From poser Ox to worker Ox

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– by our ox trainer Syamasundara Das, who has 20 years’ experience persuading young oxen to go to work.

There they are lying on the grass ruminating the days grazing, each with their place in relation to the others. The two oxen Dharma and Gautama were destined for work….. well that was the plan. The herd of 19 cows and oxen were sitting at the farthest end of the Ahimsa farm in Leicester.
Better get started. Come Ooon, Come ooON. Positioning myself behind the herd I gradualy coaxed them up and back to their holding area and the place where training was to begin. No way would the two work candidates Dharma and Gautama be herded by themselves so the whole herd had to move to position these two.
Stage one. They needed to recognize the harnessing area as a place of fun and pleasure. After segregating Dharma and Gautama from the rest of the herd I walked them around and down through a narrow corridor for cows (race) and a holding frame (for medical attention), out the other end and then around again a few times.
Stage Two. Today when Dharma and then Gautama entered the race we stopped them going forward and reversing and then gave them a nice brush all over so they identified this type of work activity with some muscle massage. Once brushed a rope was placed around their horns and they were gently coaxed to move forward to the harnessing area. This place was prepared so that there would be access to the oxen during yoking and a safe area for the ox trainer. With some gentle calls and gentle tugs on the horn ropes Dharma and later Gautama moved along the high fence line to the place they were tied on short reins. Once they were side by side they were left for a bit to get used to each other’s close proximity.
Stage Three. Each day the oxen were moved in the same way, herding into their segregation, coaxing down the race, brushing, placing a lead rope around their horns, taking them to the yoking area. Today, once they had settled after moving, I placed the yoke on their shoulders and secured the U bars. Wow this seems very straight forward! They were very calm. Perhaps we can try walking them around the pen. Quickly Dharma remembered that he was a posing Ox, the head of the herd and was not really inclined to training with the probable outcome of working around the farm. He had somehow heard that if you flip the yoke the training had to stop…. He gave it a go, the pin came out the U bar dropped and that was the end of the training session. It was apparent that Dharma was very nervous and preferred to hide in the shed or run around the holding pen rather than consider working. As there was only a week dedicated for training it was considered that we should team Horatio (he was taking a keen interest in the training and watched closely the proceedings) with Gautama.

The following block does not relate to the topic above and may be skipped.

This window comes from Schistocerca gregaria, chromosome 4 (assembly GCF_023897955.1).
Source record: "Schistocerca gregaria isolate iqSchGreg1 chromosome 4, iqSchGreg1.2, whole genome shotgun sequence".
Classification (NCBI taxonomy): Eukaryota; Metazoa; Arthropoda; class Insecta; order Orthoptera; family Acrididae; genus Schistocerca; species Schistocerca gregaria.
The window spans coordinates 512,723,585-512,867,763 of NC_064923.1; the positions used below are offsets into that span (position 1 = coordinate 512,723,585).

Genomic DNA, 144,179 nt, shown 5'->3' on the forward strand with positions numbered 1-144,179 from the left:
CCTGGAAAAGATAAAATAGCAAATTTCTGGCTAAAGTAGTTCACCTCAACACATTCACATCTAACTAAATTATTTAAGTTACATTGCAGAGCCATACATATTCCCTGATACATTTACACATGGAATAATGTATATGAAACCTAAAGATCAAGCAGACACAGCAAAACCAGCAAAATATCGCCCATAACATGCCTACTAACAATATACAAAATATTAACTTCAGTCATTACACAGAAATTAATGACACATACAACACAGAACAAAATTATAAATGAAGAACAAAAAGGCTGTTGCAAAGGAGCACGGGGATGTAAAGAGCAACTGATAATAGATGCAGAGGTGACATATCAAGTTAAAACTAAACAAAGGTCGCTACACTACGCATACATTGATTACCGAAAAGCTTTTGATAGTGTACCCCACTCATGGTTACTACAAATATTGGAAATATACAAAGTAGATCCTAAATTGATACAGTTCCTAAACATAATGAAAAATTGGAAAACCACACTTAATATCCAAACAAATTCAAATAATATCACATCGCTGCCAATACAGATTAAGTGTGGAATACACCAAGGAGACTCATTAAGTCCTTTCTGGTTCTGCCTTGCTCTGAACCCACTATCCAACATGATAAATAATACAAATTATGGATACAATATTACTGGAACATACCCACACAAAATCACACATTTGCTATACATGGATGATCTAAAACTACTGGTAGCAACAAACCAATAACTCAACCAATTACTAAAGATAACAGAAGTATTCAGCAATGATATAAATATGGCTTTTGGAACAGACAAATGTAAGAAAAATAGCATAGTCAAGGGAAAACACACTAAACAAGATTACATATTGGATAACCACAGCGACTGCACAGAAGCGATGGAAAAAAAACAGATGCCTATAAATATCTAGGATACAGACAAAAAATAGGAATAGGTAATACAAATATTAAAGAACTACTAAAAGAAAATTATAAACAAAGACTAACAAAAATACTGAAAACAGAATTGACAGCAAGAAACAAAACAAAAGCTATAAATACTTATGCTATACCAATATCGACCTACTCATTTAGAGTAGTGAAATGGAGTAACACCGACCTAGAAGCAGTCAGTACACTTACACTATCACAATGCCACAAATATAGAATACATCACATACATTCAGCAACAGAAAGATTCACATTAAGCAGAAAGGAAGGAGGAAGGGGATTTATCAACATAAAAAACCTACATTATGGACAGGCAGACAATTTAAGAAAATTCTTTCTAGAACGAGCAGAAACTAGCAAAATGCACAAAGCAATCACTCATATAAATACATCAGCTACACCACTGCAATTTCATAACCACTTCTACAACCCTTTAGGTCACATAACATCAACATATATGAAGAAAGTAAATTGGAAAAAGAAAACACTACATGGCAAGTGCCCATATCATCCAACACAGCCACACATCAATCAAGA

Stage Four Gautama yoked with Horatio and little movement around the pen. Not much, just a few steps, plenty of calming words, everything to reduce anxiety in the oxen. “Why am I so close to the ox next to me who would like to poke his horn in my side? Why is there a piece of laminated plywood shaped like a yoke on my shoulder (not sure if the oxen know all the intricacies of yoke making though). Why is there some metal U bars keeping the yoke on my shoulder? Why is there a rope harnessed to me and nudging me to slow or reverse……… such are the many questions that traverse the mind of an ox in training”
Stage Five. Segregated, groomed, yoked and moved…….Gate open….. here we go, better to give them space to walk rather than the small space of the 30m pen. Oh my!, Oh my! this is amazing they were walking side by side. Not sure of each other, not sure exactly how they should walk together, not sure exactly what they should do but they walked to the end of the land, a big turn round and back to the pen. Stopping form time to time, wow, wow, (In low reassuring tones). Plenty of petting, plenty of thankful scratching. Walk a bit stop and thank. Enough for the day, a great success.
Stage six. Yoked and walked to the farthest pond and back. Once done a spring harrow was connected to their yoke. This would be a bit scary for them. Something following, something noisy, some ropes touching their legs from time to time. Off we went.. sure a bit nervous they were… should they run or should they stop… yes the rope startled them the first time it touched their legs. Calming words, steady reins, plenty of stops, plenty of petting. A full circuit of the pasture grounds two oxen who only days before sat and chewed cud and watched cars and pedestrians go by are now pulling farm tools. Amazing oxen. Training oxen is natural, it’s as though they are hardwired for it.
Stage seven. Yoked and walked around the pastures. Today a step up again. A platform was placed on the harrow and with the driver sat on it the oxen coaxed forward…….” Hang on this is heavier than yesterday rushed through their minds…… so after a few metres they stopped and looked wondering”. After walking half the route with the oxen only pulling an empty harrow the driver again mounted the makeshift sledge and tapped them on again. This time they pulled into it and with a bit of wondering who was to blame for the extra weight they walked and pulled the sledge around the whole pasturing ground. Amazing oxen made for work and they can still pose and chew cud the rest of the day.
And there it is. Two oxen yoked together semi-trained and farm machinery pulled. What remains now is regular light farm work and gradually increasing the loads they pull. Working oxen now at the ahimsa farm in Leicester.
These two oxen don’t yet know how strong they are but with steady and reassuring work they will develop their powerful physique and display power and majestic grace.

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